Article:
Do dentures affect how you taste foods?

Foods with bold flavour profiles may be more muted when you start to eat with your dentures.

When you're fitted for a set of dentures, you're not just investing in your oral health — you're investing in yourself and a return of your self-confidence. A person's smile is often the first facial feature that other people notice. After years of shyness about showing your teeth, the ability to confidently smile again will be a welcome change of pace.

However, there are a few other changes that come with wearing dentures that may take some getting used to. And one of those things has to do with how you taste food.

Why do dentures affect your sense of taste?
Of course, the tongue is the primary organ that is associated with how you perceive the taste of food and beverages. Lined with thousands and thousands of taste buds, the tongue, upon eating something, sends signals to the brain to indicate how a drink, snack or meal tastes, be it salty, tangy, bitter or spicy. But the tongue isn't the only part of the mouth involved in flavour profiling. The hard palate also plays a supporting role. Although it doesn't have quite as many taste buds, the hard palate — which is the roof of the mouth — is lined with taste buds called gustatory cells. So when you bite into an apple, piece of bread or a slice of watermelon, the receptors on the gustatory cells complement the signals that the tongue sends to the brain.

When you're wearing dentures, the centerpiece that holds all of your teeth together winds up covering your hard palate. As a result, you may notice that foods don't quite taste the same as they did prior to getting fitted for a set. Dentures won't prevent you from tasting what you eat and drink — given the entire mouth plays a supporting role when it comes to food and drink consumption —  but the flavours may not be quite as pronounced as they were previously.

The degree to which you taste foods may be different when you first begin using dentures. The degree to which you taste foods may be different when you first begin using dentures.

That's the bad news. The good news is this side effect of denture wearing isn't permanent. As you're undoubtedly aware, the body is remarkably resilient. Whether it's during intense physical exercise or ascending to higher elevations, it takes the body some time to acclimate to the circumstances of the moment. The mouth goes through a similar process regarding changes. In the first couple of weeks of wearing your dentures, food and beverages with bold flavour profiles may not be quite as pronounced. But with time, the other members of the mouth and overall digestive system will play more of a leading role in supplementary taste sensation. Aside from the tongue, this includes the soft palate (which lies at the very back of the mouth, beyond the reach of dentures), upper esophagus, the epiglottis and even the cheeks, the inner sides of which also contain taste buds. You'll also grow more accustomed to eating with your dentures in terms of overall comfort, efficiency and what chewing strategies best correlate with added taste perception.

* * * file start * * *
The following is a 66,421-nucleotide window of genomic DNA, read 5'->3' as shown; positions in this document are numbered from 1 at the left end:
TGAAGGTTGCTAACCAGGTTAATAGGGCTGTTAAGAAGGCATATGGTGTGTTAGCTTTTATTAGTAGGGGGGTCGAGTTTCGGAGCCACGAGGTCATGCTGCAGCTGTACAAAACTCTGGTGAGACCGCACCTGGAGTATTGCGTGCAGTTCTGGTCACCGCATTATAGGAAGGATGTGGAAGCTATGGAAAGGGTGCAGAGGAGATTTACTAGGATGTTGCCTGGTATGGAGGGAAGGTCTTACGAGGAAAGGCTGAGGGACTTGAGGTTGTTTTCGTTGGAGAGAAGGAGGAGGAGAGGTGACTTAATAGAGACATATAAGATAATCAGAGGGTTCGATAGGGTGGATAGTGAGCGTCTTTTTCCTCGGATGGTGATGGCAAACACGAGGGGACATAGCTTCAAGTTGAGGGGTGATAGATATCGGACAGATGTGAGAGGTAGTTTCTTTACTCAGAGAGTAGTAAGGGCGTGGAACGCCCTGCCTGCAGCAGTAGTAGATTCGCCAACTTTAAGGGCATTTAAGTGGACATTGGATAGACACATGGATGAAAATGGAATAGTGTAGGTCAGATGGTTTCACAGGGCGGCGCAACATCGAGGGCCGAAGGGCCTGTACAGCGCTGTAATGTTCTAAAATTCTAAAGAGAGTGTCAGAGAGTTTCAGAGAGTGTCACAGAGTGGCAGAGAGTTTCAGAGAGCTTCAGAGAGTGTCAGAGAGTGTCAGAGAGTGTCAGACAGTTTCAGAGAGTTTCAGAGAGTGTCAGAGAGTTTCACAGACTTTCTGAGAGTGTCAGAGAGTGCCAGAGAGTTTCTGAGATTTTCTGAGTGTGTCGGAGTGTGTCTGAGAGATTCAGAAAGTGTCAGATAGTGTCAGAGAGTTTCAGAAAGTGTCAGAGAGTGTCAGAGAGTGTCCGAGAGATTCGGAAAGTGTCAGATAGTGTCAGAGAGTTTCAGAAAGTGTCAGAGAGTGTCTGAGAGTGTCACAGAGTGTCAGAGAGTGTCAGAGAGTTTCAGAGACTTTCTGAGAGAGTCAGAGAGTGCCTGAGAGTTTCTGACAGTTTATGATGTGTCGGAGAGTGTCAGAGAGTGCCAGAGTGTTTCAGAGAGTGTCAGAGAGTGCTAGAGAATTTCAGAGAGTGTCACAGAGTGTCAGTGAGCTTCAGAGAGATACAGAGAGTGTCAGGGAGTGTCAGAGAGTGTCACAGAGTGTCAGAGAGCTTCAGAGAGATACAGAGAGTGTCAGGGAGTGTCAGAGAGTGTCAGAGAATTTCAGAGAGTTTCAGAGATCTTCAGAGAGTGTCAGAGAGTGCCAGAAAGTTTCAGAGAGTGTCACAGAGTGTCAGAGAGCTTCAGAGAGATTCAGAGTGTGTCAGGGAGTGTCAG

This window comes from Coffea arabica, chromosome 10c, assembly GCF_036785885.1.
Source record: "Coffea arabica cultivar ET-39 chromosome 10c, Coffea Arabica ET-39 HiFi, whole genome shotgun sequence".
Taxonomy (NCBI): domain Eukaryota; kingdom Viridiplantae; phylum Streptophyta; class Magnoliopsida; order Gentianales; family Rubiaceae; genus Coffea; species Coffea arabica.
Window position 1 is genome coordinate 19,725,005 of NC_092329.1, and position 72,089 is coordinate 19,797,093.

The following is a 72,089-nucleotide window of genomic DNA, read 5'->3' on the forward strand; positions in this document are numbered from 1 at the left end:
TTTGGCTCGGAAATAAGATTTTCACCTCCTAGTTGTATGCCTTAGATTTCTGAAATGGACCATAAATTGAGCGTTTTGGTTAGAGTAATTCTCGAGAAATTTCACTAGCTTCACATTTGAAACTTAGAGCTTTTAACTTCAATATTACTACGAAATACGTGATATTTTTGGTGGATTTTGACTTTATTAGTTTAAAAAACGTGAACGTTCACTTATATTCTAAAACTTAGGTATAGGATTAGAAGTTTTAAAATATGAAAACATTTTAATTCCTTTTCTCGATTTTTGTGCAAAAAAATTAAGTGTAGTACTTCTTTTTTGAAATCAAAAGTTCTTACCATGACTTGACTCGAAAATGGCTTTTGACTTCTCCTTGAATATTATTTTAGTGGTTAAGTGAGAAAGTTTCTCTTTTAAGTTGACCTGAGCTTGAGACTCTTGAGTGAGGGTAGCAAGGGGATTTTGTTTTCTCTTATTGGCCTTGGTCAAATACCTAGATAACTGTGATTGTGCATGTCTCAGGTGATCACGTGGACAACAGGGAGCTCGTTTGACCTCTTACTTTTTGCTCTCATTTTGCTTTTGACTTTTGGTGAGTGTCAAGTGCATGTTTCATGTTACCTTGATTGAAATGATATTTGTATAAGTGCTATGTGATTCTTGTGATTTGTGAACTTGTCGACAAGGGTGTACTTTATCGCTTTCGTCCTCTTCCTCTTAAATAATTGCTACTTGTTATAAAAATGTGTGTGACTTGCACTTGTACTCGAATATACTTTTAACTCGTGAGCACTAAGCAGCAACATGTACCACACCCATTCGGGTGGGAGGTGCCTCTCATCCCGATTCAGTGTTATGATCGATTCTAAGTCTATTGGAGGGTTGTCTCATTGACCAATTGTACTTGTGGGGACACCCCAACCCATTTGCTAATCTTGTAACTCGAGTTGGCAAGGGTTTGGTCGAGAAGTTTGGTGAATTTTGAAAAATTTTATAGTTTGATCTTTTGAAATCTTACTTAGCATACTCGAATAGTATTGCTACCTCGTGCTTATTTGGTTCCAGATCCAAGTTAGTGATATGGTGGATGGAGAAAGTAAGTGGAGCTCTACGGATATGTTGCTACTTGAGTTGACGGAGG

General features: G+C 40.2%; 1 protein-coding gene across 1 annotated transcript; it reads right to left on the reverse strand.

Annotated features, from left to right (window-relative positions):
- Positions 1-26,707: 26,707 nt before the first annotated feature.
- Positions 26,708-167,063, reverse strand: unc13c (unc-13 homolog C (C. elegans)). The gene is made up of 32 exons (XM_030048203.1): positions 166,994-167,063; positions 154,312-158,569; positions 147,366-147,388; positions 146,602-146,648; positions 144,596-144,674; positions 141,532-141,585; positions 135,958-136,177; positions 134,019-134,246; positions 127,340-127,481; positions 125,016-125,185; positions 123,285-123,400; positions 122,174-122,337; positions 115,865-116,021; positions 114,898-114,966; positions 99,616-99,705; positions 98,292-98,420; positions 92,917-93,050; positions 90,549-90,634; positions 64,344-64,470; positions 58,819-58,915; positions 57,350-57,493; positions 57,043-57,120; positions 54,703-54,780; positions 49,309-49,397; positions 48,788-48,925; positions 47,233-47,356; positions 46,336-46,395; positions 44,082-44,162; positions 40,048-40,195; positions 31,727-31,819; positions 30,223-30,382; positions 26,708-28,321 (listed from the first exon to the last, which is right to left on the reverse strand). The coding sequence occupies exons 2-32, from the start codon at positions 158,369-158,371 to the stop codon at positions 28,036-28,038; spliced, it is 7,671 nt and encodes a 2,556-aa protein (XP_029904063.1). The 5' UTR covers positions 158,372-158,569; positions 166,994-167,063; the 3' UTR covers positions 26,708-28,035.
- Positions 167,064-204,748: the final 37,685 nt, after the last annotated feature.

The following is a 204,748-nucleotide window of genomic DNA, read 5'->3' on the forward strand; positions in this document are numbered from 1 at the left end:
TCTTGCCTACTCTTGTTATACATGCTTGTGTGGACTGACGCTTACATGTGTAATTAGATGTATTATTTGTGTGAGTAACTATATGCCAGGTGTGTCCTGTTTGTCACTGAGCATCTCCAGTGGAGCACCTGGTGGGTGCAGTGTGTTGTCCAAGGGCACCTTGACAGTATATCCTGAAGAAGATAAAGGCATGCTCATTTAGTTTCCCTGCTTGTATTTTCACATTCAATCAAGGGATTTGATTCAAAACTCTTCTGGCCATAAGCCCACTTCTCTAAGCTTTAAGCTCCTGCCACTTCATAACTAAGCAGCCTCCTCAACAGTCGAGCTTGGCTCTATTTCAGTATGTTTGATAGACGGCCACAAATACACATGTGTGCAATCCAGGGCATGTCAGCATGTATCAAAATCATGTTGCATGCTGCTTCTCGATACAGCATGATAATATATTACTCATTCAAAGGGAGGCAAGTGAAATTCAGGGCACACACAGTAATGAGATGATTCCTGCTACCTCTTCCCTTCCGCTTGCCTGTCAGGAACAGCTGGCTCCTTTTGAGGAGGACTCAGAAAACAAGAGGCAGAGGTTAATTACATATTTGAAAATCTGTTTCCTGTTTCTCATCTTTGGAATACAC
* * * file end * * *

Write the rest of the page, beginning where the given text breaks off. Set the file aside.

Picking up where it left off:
Here are a few tips to be mindful of to make the eating process with dentures as seamless as possible:

Clean your dentures twice daily
Just like you would with natural teeth, it's important to brush and floss dentures at least twice a day to maintain their overall health. But it's also important for tasting food. Failing to sweep away food particles not only can lead to premature decay of your dentures, but it can alter flavour profiles, making foods taste strange or unpleasant.

Chew all over
Try to get into the habit of chewing your food as much as possible and on all sides of the mouth. This can help to flex the flavour sensation muscles of the other members of the mouth and digestive system. You may also want to stick to foods early on that are easy to chew, so you may want to avoid foods like meat or lettuce initially. Work your way up to that.

Ensure the dentures fit well
How dentures fit may feel differently depending on what you're doing. If they shift a lot while you're chewing, this could wind up adversely affecting your sense of taste, especially if you have to use additional adhesive to make up the difference. Thus, make sure to speak to your dentist about fit. They may be able to make some simple adjustments to resolve this issue.

Opt for implants
You may be a candidate for dental implants. Unlike dentures, which are removable, implants are physically installed into your mouth by attaching to the jawbone with a titanium rod. While dental implants involve a more invasive procedure than dentures, implants eliminate the taste sensation issue by keeping the roof of the mouth fully exposed. 

City Dentists specialises in dentistry that is customised to fit your needs — in more ways than one. From cosmetic dentistry to preventive treatments, we're a full-service oral care provider that more Kiwis prefer. Contact us today to learn more.

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